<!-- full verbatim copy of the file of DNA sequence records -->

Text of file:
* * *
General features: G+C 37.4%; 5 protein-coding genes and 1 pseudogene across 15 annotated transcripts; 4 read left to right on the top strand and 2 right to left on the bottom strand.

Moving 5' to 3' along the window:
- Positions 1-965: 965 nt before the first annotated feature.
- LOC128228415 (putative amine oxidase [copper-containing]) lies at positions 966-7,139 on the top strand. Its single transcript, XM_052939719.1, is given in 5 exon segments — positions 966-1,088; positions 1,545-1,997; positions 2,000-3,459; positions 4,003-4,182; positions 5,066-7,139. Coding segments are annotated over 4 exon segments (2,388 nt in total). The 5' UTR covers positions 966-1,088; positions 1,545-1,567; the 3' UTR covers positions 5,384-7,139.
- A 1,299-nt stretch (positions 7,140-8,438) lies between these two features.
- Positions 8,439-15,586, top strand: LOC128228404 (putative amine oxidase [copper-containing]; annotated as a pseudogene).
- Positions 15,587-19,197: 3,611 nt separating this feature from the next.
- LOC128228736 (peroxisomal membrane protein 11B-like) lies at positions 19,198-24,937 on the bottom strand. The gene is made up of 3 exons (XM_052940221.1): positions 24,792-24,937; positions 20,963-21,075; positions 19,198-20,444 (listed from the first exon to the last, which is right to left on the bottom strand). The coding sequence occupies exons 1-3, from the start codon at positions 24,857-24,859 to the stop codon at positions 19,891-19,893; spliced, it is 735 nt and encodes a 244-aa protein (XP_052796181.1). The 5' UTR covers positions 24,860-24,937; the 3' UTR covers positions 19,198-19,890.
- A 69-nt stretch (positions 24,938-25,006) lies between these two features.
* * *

General features: G+C 37.4%; 5 protein-coding genes and 1 pseudogene across 15 annotated transcripts; 4 read left to right on the top strand and 2 right to left on the bottom strand.

Moving 5' to 3' along the window:
- Positions 1-965: 965 nt before the first annotated feature.
- LOC128228415 (putative amine oxidase [copper-containing]) lies at positions 966-7,139 on the top strand. Its single transcript, XM_052939719.1, is given in 5 exon segments — positions 966-1,088; positions 1,545-1,997; positions 2,000-3,459; positions 4,003-4,182; positions 5,066-7,139. Coding segments are annotated over 4 exon segments (2,388 nt in total). The 5' UTR covers positions 966-1,088; positions 1,545-1,567; the 3' UTR covers positions 5,384-7,139.
- A 1,299-nt stretch (positions 7,140-8,438) lies between these two features.
- Positions 8,439-15,586, top strand: LOC128228404 (putative amine oxidase [copper-containing]; annotated as a pseudogene).
- Positions 15,587-19,197: 3,611 nt separating this feature from the next.
- LOC128228736 (peroxisomal membrane protein 11B-like) lies at positions 19,198-24,937 on the bottom strand. The gene is made up of 3 exons (XM_052940221.1): positions 24,792-24,937; positions 20,963-21,075; positions 19,198-20,444 (listed from the first exon to the last, which is right to left on the bottom strand). The coding sequence occupies exons 1-3, from the start codon at positions 24,857-24,859 to the stop codon at positions 19,891-19,893; spliced, it is 735 nt and encodes a 244-aa protein (XP_052796181.1). The 5' UTR covers positions 24,860-24,937; the 3' UTR covers positions 19,198-19,890.
- A 69-nt stretch (positions 24,938-25,006) lies between these two features.